I was hired by Medi-Span in 1998 to run their software products team. In a meeting with product management someone was explaining a CDS module that involved lab results and proudly informed me that they had cross referenced their internal lab codes to LOINC codes. I said, “That’s great… what’s a LOINC code?”
What’s relevant about this little anecdote, is that prior to starting at Medi-Span I had spent the prior ten years developing lab information systems with a focus on system interfaces. During that time with the countless client interfaces, in both the reference lab and clinical lab environment, I had never come across LOINC codes.
Why was I unaware of LOINC in 1998, four years after it had been initiated? The more important question is why now, 14 years later, are most labs still struggling with LOINC? Part of the answer lies in the way lab systems evolved.
Lab systems were early adopters of using structured codes to store and organize information. This was because the nature of the information necessitated it. The orders and results, typically related to a visit oriented grouping entity called an ‘Accession’, were used to track what was ordered for billing and the associated tests that were to be performed in the lab and resulted for the client. Once the testing was complete, the client was billed and the test results were then reported, mailed, faxed, auto-dial printed or transmitted using a custom or ASTM (now HL7) interface. Having stable codes for lab results also made it easier to compare values over time to look for trends or significant shifts (or deltas).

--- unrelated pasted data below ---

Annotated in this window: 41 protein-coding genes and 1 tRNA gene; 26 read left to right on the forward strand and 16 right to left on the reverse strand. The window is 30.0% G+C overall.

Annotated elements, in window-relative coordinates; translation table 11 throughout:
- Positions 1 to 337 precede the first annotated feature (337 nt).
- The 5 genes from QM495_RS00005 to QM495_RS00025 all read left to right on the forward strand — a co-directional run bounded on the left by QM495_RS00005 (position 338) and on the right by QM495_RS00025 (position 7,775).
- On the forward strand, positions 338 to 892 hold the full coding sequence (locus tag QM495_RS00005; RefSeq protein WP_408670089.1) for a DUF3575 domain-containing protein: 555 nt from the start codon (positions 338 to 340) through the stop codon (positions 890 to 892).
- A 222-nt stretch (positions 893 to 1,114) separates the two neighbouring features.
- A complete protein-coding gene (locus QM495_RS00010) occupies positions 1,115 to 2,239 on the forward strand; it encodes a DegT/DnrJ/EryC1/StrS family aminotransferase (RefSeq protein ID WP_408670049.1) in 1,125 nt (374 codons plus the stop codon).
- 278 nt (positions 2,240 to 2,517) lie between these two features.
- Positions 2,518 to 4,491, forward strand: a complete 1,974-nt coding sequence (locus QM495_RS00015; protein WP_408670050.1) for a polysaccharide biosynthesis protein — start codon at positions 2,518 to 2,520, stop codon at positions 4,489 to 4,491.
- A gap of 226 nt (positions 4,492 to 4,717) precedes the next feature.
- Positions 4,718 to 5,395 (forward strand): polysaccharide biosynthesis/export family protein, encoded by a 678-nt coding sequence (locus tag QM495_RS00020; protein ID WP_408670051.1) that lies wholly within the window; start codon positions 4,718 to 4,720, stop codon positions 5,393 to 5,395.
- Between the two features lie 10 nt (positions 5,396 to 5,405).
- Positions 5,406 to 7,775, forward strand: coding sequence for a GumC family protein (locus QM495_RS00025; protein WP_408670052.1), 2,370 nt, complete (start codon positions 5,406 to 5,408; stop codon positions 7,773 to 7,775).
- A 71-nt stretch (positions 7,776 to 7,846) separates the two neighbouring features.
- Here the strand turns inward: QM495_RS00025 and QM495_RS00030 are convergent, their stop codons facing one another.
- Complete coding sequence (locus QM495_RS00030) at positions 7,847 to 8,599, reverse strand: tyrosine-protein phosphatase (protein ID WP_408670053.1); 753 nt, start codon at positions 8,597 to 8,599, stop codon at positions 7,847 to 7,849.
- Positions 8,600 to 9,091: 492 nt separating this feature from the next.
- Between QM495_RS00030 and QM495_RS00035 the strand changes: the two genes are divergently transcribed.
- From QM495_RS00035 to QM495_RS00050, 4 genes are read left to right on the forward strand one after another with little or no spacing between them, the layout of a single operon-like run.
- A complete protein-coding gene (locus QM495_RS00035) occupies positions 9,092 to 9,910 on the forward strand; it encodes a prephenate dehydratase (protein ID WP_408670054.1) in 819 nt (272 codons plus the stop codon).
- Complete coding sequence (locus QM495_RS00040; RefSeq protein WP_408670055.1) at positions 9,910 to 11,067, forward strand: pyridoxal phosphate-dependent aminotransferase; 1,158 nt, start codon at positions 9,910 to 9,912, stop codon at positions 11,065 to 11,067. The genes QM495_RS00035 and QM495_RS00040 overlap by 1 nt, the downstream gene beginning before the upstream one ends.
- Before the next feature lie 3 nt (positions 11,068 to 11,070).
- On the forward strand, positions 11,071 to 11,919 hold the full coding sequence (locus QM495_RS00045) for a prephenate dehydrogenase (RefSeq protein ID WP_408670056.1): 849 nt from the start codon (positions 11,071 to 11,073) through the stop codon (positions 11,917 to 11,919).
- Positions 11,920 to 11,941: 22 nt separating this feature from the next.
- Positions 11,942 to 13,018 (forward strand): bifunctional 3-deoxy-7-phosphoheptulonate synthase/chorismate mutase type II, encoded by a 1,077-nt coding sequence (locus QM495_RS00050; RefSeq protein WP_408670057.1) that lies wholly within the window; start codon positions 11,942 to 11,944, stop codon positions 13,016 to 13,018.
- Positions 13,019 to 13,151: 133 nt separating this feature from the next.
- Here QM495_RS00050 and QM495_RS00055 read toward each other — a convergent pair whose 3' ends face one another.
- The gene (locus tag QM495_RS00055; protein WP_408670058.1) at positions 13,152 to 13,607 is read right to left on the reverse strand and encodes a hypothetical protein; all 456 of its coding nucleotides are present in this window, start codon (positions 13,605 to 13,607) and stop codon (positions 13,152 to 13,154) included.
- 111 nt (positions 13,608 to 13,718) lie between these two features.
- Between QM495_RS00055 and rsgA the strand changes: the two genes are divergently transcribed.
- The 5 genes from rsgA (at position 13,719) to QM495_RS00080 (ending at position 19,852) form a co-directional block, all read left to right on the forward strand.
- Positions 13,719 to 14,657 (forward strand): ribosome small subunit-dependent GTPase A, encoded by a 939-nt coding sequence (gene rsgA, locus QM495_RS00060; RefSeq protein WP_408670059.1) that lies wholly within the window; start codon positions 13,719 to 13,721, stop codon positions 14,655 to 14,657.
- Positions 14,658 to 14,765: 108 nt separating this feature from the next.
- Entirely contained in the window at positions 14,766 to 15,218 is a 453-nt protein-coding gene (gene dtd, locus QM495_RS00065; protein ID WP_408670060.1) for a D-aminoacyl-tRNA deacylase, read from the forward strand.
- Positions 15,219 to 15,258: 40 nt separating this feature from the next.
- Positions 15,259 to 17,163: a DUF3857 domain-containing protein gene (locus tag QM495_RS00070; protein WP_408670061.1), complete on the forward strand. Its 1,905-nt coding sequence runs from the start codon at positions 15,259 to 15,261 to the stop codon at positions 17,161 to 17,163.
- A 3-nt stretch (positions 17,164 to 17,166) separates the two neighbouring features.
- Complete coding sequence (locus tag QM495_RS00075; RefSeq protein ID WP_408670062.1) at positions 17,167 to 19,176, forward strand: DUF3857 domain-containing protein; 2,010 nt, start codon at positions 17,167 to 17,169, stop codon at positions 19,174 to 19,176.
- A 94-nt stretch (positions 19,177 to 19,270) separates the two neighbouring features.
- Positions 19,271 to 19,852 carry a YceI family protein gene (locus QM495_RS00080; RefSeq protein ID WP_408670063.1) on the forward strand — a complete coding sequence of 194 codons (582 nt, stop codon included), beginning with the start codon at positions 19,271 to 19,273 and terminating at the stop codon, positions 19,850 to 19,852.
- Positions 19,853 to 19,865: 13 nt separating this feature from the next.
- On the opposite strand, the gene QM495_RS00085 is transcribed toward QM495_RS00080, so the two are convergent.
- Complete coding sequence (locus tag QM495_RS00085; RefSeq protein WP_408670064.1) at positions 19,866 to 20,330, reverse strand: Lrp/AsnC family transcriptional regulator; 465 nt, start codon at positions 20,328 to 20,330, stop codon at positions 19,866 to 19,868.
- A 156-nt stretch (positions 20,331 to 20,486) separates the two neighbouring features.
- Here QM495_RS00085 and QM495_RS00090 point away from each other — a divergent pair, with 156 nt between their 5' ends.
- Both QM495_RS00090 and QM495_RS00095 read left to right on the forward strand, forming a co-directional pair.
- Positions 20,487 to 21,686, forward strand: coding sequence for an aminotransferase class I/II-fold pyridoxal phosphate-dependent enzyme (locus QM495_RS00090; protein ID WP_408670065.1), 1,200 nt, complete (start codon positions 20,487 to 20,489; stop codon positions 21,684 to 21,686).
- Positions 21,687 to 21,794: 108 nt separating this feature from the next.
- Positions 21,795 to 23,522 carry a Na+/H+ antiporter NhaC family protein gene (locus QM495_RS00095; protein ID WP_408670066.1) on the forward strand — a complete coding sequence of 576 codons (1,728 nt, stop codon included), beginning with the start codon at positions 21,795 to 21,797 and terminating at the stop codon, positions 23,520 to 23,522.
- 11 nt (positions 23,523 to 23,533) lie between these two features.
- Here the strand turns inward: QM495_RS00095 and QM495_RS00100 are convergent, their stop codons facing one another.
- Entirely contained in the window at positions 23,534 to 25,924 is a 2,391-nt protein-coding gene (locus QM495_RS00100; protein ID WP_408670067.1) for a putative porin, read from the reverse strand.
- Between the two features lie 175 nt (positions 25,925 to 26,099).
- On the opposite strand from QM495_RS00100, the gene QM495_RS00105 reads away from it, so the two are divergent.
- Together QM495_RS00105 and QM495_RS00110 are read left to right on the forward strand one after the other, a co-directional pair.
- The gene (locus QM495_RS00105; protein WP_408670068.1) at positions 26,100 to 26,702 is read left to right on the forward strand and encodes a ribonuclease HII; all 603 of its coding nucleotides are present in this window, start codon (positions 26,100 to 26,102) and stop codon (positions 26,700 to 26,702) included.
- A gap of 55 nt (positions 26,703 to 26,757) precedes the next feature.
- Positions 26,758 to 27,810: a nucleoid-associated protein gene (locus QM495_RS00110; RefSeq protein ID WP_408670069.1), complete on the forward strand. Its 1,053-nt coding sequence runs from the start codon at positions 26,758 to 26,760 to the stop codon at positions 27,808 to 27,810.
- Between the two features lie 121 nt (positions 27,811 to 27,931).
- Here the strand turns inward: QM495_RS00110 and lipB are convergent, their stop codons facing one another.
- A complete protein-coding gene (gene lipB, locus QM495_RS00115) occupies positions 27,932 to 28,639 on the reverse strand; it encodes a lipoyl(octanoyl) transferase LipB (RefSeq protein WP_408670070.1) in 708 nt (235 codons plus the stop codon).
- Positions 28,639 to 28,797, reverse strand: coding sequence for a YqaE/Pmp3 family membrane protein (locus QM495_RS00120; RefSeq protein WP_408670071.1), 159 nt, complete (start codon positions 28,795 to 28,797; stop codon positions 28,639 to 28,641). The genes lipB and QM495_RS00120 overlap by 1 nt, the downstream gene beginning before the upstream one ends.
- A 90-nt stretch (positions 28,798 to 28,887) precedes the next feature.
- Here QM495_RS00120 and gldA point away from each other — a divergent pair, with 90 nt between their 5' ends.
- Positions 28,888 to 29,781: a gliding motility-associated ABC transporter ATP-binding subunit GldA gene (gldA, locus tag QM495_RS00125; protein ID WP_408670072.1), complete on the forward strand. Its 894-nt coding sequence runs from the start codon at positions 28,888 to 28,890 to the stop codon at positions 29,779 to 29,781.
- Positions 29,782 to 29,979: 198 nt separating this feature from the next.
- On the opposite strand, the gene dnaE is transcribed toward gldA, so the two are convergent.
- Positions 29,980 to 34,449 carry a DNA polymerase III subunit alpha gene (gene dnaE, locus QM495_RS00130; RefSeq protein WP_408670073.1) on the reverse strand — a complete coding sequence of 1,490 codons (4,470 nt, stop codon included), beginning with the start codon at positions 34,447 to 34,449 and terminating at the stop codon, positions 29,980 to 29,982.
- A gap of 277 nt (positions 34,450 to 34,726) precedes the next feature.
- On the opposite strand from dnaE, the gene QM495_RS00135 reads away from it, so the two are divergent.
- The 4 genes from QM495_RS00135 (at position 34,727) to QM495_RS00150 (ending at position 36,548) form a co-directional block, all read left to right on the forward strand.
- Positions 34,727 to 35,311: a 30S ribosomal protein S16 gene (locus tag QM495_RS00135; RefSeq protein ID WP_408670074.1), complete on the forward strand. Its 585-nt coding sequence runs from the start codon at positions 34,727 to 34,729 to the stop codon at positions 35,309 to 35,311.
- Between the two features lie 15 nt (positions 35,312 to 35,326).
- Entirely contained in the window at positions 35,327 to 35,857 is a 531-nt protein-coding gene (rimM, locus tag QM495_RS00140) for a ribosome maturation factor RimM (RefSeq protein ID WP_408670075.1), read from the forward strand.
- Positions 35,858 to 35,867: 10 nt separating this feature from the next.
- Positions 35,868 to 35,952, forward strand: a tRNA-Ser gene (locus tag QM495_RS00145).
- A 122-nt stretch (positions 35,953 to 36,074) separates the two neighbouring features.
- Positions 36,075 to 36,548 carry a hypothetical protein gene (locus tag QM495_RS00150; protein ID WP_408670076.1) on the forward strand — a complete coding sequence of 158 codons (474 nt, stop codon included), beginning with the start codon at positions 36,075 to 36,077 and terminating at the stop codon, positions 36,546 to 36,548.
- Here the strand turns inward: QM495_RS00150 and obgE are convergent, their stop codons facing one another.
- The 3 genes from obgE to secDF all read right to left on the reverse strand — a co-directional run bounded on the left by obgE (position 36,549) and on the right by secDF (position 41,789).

During these early days, the most common output of a lab visit was a paper report that listed the results, their reference ranges and abnormal flags. The results were not intended to be exchanged (combined) electronically, so the codes were described to the extend they needed to be to appear unique on a lab report. Information, like the method the test was performed, was only included in the term if it effected how the result was interpreted. Other attributes, like specimen type, were only included if they were atypical.
So, as a hospital lab or reference lab, the rules of engagement for lab order and result terminologies were something like this:
- You only need to define lab order and result codes for tests that you perform and report
- The codes themselves only need to be described to the extent they are unique within the lab
- The specific attributes (method, property, specimen type) need not be described in the terms as they are known within the lab unless they are required for uniqueness or interpretation.
- Lab terms may include workflow information that is not relevant to the order or result.
If there was a need to exchange information, like between a hospital lab and reference lab, test codes were mapped and unit conversions were applied within the interface. This was less of an issue because referral testing was typically limited to a subset of tests that could not be performed in house.
Islands of terminology
The early adoption of terminologies created for internal use resulted in decades of labs existing as islands of terminology.